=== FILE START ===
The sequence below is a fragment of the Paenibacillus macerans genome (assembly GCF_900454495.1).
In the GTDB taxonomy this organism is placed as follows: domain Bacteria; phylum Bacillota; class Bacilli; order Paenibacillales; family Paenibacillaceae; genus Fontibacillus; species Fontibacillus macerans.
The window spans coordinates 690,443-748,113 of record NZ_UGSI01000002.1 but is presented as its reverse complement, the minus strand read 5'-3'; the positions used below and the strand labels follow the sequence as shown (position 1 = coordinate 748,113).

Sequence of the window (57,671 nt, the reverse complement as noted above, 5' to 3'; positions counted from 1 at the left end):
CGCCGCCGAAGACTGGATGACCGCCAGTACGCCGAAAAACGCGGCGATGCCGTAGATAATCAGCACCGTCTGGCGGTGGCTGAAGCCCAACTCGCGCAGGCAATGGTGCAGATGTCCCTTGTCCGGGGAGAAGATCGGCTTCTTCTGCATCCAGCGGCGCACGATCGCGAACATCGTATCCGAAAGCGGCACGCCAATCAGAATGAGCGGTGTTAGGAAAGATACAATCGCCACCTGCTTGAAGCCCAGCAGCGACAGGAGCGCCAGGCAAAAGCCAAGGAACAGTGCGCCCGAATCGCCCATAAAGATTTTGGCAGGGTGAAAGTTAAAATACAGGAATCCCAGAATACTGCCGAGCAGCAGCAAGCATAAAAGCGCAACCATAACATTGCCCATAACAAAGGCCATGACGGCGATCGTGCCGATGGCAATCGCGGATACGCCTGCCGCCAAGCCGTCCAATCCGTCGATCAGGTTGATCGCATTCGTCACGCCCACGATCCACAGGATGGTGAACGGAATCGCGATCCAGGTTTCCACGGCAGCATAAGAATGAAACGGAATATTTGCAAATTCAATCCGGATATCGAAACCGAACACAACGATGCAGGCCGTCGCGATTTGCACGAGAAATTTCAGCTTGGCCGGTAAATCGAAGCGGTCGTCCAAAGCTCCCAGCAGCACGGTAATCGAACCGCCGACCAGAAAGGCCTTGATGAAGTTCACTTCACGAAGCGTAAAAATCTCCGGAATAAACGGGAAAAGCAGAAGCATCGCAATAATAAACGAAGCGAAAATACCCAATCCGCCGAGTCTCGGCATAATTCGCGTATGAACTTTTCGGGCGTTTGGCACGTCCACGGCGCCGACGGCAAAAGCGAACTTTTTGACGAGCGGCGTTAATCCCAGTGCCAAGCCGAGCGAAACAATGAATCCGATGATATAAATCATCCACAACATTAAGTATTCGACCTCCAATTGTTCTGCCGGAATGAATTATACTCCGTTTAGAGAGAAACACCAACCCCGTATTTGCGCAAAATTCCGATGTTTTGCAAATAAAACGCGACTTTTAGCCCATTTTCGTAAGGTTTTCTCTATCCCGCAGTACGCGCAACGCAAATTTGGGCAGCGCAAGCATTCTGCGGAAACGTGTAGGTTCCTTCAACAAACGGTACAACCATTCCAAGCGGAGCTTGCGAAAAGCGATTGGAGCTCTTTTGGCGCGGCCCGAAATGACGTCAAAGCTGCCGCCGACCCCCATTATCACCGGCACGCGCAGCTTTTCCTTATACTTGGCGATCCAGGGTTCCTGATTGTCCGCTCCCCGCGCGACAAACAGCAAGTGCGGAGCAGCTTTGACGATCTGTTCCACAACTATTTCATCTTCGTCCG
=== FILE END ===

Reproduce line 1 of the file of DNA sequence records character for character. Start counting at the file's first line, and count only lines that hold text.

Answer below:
The sequence below is a fragment of the Paenibacillus macerans genome (assembly GCF_900454495.1).